Houseplants may offer major mental health benefits during pandemic

Having plants in the home helped improved mental wellbeing for many people, according to a new study from the University of Seville. This isn't the first study to link exposure to plants with psychological wellbeing, but it is unique in one big way: it focused specifically on the COVID-19 lockdowns and how houseplants may have been a benefit for those stuck at home.

The international study was coordinated by the University of Seville's School of Agricultural Engineering's NATURIB. The researchers focused on the first round of COVID-19 lockdowns that took place from March to June 2020. During this time, many people remained indoors for long periods of time, particularly those who worked from home.

More than 4,200 people across 46 countries were surveyed about whether having houseplants at home during lockdown offered mental health benefits. The results found that 74-percent of people considered the houseplants beneficial, and that 55.8-percent reported having wanted even more plants in their homes during that time period.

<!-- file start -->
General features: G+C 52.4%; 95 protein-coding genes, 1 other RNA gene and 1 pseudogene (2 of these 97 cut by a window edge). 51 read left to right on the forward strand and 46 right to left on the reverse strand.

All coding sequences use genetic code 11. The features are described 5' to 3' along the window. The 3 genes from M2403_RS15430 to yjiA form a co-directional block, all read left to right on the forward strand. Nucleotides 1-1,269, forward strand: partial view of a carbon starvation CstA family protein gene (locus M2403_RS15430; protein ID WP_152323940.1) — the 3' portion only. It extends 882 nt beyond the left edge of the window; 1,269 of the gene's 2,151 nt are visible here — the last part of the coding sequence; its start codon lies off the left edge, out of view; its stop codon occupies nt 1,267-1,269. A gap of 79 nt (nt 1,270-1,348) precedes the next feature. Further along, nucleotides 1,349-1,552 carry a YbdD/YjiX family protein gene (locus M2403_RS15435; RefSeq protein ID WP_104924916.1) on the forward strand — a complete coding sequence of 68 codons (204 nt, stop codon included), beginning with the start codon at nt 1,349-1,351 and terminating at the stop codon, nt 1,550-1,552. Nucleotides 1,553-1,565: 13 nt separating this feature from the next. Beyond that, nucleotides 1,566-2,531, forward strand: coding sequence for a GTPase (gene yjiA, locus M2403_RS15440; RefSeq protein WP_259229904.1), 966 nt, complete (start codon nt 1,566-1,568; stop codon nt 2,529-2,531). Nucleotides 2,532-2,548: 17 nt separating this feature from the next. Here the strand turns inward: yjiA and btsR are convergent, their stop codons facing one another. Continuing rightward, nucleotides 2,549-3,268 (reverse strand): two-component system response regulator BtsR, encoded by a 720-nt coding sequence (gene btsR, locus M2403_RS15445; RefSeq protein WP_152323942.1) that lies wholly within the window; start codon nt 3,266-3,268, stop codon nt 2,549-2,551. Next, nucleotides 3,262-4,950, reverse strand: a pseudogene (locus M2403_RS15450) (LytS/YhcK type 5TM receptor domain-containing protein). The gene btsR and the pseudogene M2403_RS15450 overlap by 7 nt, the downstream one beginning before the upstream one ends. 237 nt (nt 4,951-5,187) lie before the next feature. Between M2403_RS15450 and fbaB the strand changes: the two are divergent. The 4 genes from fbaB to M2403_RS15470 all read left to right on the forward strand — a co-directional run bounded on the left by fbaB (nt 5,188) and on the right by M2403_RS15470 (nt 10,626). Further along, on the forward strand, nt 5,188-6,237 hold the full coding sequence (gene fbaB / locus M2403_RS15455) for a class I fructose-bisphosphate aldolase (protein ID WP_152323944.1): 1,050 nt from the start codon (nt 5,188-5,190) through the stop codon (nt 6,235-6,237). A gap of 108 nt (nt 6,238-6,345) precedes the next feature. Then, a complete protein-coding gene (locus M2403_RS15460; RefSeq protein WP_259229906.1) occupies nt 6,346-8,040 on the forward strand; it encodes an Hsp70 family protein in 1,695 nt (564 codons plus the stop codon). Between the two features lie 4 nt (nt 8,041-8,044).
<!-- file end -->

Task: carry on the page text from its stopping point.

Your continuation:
The study also found that people who didn't often visit green outdoor spaces prior to lockdown, and who lived in dimly lit and/or small homes, were more likely to have experienced negative emotions during that time period. Negative emotions were found to have occurred with greater frequency in participants who said they didn't have any houseplants at the time.

A bit over half of the surveyed participants said they spent more time taking care of their houseplants while in lockdown, and more than 62-percent said they'd like to continue with that routine once things go back to normal. Ultimately, the study notes, 40-percent of the participants said they'd like to get more houseplants going forward.